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Bonus Child

Recently, my family unexpectedly expanded. It was not that Computer Cowboy and I conceived a surprise; many years have passed since I’ve been eligible for mikva visits. Similarly, we didn’t adopt. The two of us have grown tired and kvetchy so much so that we’re delighted to leave the care of the newest generation to our children.

Rather, a few weeks ago, a feral, neonatal kitten was foisted upon us. More exactly, an hour or so after the Fast of Tammuz ended, a man clutching a baby cat knocked on our door. He wanted us to foster that furry purry.

He had found that young thing in the middle of a road. Neither a mama cat nor a nest was in evidence. What’s more, allegedly, that slightly-older-than-newborn had twice nearly been run over.

Since our neighbors equate our leaving water for community cats on hot days and talking gently to them on all days (instead of enacting the typical, local response of running from  or tormenting them) we were foremost in that fellow’s mind as ideal kitten carers. However, we were not foremost in my mind for the job. I told that stranger to take that mewing baby to a shelter. It’s one thing to give charity to individuals who ring our doorbell. It’s an entirely other thing to accept indigent kittens. Very young cats need their mother, her milk, and the kindle into which they were born.

Besides, ours is a nearly empty nest (just one adult child remains at home). Our domicile hasn’t sheltered companion animals since we made aliyah (with the exception, years ago, of a sad street cat who lived with us for about a month until it was rehomed at a farm where a friend, who is a vet, lived.) Computer Cowboy and I can adequately nurture grandchildren but have long since stopped harboring familiars.

Nonetheless, the unfamiliar person in our doorway replied that he could do nothing more for the wee kit than his pulling it out of harm’s way as he was returning to the States the next day. Although he was a sabra, who was here visiting family, our neighborhood “reputation” made him believe we were the kitten’s best hope.

Sigh. There’s kindness and there’s mishigas. On balance, Jews are compassionate to animals. We’d care for the critter overnight.

Meanwhile, that very small kitten needed heat and medical attention. Our hefker friend was immediately brought to a 24-hour clinic at Kibbutz Kiryat Anavim.

For a span, he was fed every few hours via a syringe and then wiped to encourage him to eliminate his waste. Small Furry graduated to a tiny bottle and then weaned himself to wet kitten food. We can’t wait until he’s old enough for moistened kitten kibble.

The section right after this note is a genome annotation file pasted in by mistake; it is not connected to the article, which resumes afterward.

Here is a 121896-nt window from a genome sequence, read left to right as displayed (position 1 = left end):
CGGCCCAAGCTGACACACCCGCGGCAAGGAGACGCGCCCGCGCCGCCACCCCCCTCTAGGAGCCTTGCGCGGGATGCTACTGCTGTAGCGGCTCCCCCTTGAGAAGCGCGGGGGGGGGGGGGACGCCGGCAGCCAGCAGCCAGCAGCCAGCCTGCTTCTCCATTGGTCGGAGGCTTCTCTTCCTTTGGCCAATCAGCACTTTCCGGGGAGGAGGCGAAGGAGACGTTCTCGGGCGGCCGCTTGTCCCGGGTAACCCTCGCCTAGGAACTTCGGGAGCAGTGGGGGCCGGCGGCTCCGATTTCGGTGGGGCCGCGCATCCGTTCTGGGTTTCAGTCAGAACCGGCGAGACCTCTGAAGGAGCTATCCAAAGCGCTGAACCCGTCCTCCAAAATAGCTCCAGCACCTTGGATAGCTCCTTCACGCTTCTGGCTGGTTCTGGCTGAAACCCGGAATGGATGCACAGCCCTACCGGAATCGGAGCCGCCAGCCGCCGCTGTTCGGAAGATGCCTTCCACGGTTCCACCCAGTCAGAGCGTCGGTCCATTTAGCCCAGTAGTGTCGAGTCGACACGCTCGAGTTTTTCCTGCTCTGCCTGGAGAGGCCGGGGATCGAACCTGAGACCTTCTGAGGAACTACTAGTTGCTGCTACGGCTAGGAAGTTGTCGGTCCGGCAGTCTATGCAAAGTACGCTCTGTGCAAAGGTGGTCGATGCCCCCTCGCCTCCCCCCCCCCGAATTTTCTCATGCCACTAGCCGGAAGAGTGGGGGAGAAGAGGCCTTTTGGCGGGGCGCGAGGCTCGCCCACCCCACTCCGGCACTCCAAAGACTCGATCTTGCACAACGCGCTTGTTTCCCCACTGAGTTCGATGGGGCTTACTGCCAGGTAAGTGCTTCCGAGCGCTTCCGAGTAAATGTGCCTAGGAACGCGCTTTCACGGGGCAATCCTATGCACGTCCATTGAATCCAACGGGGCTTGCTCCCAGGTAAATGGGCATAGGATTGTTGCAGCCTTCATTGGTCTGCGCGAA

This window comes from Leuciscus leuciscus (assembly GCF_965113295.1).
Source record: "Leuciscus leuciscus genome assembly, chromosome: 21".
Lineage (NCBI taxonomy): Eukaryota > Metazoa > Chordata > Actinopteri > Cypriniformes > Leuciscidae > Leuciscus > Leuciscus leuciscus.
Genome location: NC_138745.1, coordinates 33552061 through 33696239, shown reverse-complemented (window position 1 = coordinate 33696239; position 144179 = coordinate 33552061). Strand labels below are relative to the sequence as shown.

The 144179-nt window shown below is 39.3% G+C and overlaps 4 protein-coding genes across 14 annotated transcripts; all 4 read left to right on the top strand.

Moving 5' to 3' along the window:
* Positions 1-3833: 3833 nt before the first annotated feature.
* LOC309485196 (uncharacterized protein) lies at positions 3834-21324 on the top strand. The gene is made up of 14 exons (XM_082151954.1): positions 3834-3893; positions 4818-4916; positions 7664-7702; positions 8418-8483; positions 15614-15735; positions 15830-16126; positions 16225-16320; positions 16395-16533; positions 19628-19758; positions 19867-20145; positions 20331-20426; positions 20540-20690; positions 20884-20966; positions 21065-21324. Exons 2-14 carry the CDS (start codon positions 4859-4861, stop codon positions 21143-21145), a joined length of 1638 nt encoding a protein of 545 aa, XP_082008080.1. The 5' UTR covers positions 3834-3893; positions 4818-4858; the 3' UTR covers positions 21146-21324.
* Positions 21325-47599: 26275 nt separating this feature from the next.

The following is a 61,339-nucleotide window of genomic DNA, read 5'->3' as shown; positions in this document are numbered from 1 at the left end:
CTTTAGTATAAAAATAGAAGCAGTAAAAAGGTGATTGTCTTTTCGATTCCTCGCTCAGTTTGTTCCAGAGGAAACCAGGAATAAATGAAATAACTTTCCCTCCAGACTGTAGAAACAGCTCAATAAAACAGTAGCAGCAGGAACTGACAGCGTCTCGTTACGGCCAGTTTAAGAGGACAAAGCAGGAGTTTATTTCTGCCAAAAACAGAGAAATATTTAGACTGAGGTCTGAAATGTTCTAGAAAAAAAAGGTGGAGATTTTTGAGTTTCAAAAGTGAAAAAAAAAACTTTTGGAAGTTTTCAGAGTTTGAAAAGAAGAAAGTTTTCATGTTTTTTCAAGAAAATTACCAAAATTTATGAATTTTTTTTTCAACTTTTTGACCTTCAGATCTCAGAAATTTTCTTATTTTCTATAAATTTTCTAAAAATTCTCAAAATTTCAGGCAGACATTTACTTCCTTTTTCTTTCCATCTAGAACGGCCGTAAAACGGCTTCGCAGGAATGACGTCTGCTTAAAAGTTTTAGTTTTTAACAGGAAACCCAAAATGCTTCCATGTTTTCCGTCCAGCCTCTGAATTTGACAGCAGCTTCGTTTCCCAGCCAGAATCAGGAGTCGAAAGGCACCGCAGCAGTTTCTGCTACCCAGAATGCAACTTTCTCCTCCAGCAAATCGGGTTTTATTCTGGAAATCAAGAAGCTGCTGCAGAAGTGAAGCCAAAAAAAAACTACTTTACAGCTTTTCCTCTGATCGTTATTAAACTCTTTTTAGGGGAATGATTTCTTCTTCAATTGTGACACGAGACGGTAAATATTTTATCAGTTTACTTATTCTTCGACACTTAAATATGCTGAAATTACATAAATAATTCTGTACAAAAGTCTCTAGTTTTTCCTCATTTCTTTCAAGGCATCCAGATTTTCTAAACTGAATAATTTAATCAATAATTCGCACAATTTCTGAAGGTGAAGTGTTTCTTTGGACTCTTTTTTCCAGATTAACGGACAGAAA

As per temperature regulation, initially, he slept with a hot water bottle whose contents were refreshed every few hours. Today, he cuddles on a blanket that’s on the sofa bed in our guest room/ Computer Cowboy’s office (given COVID, it was fortunate that we had a space for my husband to work.) As well, he no longer needs to have his tokhes wiped— he now uses his litter box and does so independently.

In these four short weeks of fostering, that tiny dude’s been treated for fleas, a fungal infection, an eye infection, and worms. Additionally, the vet diagnosed him with a heart murmur, and, resulting from his cardiac issues, labored breathing.

Still, our animal doc doesn’t think our animal is suffering. That spry young thing leaps, pounces, rolls, and zoomies. He owns bits of knotted rope, balls of crinkled paper, and a manufactured cat toy that looks like a fishing rod whose “fly” is a small plush creature that’s tailed in actual feathers.

All in all, we don’t know how long this little moggy will live; the vet thinks maybe a year or two. We also don’t know if we can keep him. It’s rare to receive a heter to neuter a male.

So, our yet unnamed kitty lives in limbo. We’re trying (and failing) to not grow too fond of him. For instance, when either of us nap, we time our rests to coincide with his (after all, our sofa bed’s meant for humans.) Likewise, we drop almost anything if he cries for attention and certainly everything if he cries for food (halachically, animals must be fed before their owners.) Plus, during these four weeks, I’ve “had to” interrupt my spouse’s work with repeated visits.

All things considered, we’re not in in Hutz l’Aretz, anymore. In Israel, cats are regarded by most denizens as rodents. Accordingly, before making aliyah, we rehomed the members of our clowder with friends—we didn’t want our fur babies to be treated, by locals, as squirrels.

I don’t know what the kitten’s future will be. We can’t keep an intact cat and I don’t think we can neuter him. Nevertheless, he’s sufficiently ill that every time my husband returns with him from the vet, I’m surprised and relieved. On top of that, he’s too immature to survive in an outdoor environment full of larger cats and hostile humans. Hence, Computer Cowboy and I will continue nurturing that furball on a day-by-day basis.

About the Author
KJ Hannah Greenberg has been playing with words for an awfully long time. Initially a rhetoric professor and a National Endowment for the Humanities Scholar, she shed her academic laurels to romp around with a prickle of imaginary hedgehogs. Thereafter, her writing has been nominated once for The Best of the Net in poetry, three times for the Pushcart Prize in Literature for poetry, once for the Pushcart Prize in Literature for fiction, once for the Million Writers Award for fiction, and once for the PEN/Diamonstein-Spielvogel Award for the Art of the Essay. To boot, Hannah’s had more than forty books published and has served as an editor for several literary journals.
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